We were sad to say goodbye at the end of 2017 to our wonderful colleague Billy Clark after 24 years of exceptional work at Middlesex University.
Billy has now taken a chair in English Language and Linguistics at Northumbria University and we wish him the very best. We will continue to work with him in a number of ways, including our project on accent diversity in the curriculum.
We had a great time at his leaving do in December, though!
And although Billy is no longer a member of Middlesex staff, his legacy still lives on:
… His vision of ‘Integrating English’ in at the heart of our BA English programme;
… His work on embedding PDP & employability into the curriculum has inspired many degree programmes in the university;
… His insight that research/practice and teaching are sides of the same coin is reflected in university-wide priority of research into pedagogy;
… The spirit of egalitarianism, collegiality, incurable optimism will (hopefully) stay.
Room H116 (Hatchcroft building)
13 June 2017
0900 – 0930 Registration
0930 – 1015 PAUL COBLEY (Middlesex University)
‘The magic of codes: semiotics and close reading’
1015-1100 BARBARA BLEIMAN (English and Media Centre)
‘Close reading in Secondary English – practices, problems and solutions’
1100 – 1115 tea/coffee
1115 – 1200 ADRIAN PABLÉ (University of Hong Kong)
‘Interpretation, radical indeterminacy and close reading’
1200 – 1245 STEFAN PETO (Simon Langton Grammar School for Boys)
‘Close reading at the chalk-face: strategies and observations in Key Stage 3’
1245 – 1345 Lunch & Launch of the undergraduate magazine Mesh
1345 – 1430 JON ORMAN (University of Hong Kong)
‘Thick description and/as close reading: some language-philosophical reflections’
1430 – 1515 BILLY CLARK (Middlesex University)
‘Pragmatic inference and reading processes’
1515 – 1600 MARCELLO GIOVANELLI (Aston University) and JESS MASON (Sheffield Hallam University)
‘Whose close reading?: emphasis, attention and cognition in the literature classroom’
1600 -1615 tea/coffee
1615 – 1700 ANDREA MACRAE (Oxford Brookes University)
‘Close reading as process and product’
1700 – 1745 LOUISA ENSTONE (Darrickwood School)
‘Is it time to stop pee-ing? A grassroots study into teaching reading and essay writing at Secondary’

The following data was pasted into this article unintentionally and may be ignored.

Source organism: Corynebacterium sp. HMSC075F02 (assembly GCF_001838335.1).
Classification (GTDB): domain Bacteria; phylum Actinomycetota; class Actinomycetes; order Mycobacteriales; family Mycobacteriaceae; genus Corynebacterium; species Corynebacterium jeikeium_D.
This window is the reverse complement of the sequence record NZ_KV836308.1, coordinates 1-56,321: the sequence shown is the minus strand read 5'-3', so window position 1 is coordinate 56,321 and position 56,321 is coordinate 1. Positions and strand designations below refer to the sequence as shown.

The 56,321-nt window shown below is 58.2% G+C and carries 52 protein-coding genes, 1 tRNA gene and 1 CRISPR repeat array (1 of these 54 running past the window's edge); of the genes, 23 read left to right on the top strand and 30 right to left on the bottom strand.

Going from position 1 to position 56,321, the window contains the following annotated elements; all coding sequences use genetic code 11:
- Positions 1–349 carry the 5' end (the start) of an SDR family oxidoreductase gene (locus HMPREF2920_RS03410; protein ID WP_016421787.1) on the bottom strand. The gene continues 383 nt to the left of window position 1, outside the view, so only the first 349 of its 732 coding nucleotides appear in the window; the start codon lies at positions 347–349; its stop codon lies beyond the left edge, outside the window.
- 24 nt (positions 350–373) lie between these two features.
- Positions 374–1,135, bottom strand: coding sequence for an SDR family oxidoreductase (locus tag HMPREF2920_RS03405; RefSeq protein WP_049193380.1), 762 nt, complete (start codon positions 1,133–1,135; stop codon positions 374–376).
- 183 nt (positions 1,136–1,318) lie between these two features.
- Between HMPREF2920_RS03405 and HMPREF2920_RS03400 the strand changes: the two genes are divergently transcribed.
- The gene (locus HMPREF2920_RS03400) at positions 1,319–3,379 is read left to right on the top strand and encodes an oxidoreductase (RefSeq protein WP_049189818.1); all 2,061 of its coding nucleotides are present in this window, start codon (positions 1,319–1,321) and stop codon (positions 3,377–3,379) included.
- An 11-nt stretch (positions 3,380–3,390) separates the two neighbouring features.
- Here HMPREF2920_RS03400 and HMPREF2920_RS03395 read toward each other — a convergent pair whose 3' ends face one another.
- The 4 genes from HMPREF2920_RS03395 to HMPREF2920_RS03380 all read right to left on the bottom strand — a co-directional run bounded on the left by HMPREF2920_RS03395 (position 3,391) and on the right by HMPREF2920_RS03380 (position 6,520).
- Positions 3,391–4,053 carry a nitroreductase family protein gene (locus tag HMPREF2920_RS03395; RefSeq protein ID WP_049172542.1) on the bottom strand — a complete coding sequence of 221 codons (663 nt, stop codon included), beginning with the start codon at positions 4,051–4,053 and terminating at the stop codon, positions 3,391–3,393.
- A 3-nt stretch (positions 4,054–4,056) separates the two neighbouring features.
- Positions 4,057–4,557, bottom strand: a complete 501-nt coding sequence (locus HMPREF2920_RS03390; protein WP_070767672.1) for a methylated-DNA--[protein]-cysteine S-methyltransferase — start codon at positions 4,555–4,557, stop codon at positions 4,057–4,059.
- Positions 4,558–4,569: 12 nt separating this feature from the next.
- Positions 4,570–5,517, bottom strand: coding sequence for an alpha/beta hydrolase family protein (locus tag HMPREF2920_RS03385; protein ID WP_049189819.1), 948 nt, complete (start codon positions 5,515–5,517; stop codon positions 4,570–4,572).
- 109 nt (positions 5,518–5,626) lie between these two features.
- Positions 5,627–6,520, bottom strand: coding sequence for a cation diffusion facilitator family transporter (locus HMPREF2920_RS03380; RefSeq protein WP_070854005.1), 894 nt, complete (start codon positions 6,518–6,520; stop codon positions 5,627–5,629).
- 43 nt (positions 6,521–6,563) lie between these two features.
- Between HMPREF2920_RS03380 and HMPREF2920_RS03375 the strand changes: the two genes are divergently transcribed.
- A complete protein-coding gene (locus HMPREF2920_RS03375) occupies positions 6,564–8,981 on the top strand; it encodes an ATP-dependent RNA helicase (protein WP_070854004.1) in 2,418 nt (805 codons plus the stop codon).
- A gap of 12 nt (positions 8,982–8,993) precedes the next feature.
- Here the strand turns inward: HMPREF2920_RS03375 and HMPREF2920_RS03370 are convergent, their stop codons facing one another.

1745 – 1800 JOHAN SIEBERS (Middlesex University)
‘Only the furthest distance would be closeness – semantic anarchism, close reading and academic practice’
1800 – 1900 Book launch: Critical Humanist Perspectives: The Integrational Turn in Philosophy of Language and Communication, edited by Adrian Pablé (Routledge, 2017).
For more information, and to register click here.
Yesterday we had our first ever event jointly organised by the ‘Language & Communication’ and ‘Promotional Cultures’ research clusters.
Our PhD candidates talked about aspects of their ever evolving research projects. These are the titles of the presentations:
- Salim Bouherar: “Idiom teaching and understanding: A first language or imperial culture?”
- Narmina Fataliyeva: “Linguistic and extra linguistic factors regulating the synonym choice in political discourse”
- Benoît Leclercq (pictured above): “Understanding the concept of semantics in relevance theory”
- Tatjana Milosavljevic: ”Neoliberal Britain in Black British cultural production of the 1980s”
- Kyu Hyun Park: “Speech production in intercultural communication”
- Ramona Pistol: “Metaphor and metarepresentation’
We could have kept discussing the projects for hours, but unfortunately had to leave the room at 5pm, as it was booked for another event. Undeterred, we continued the conversation at the beautifully decorated Atrium of the College Building.
Some people have been asking where they might find materials from our recent course on relevance theory. Here’s a link to the page: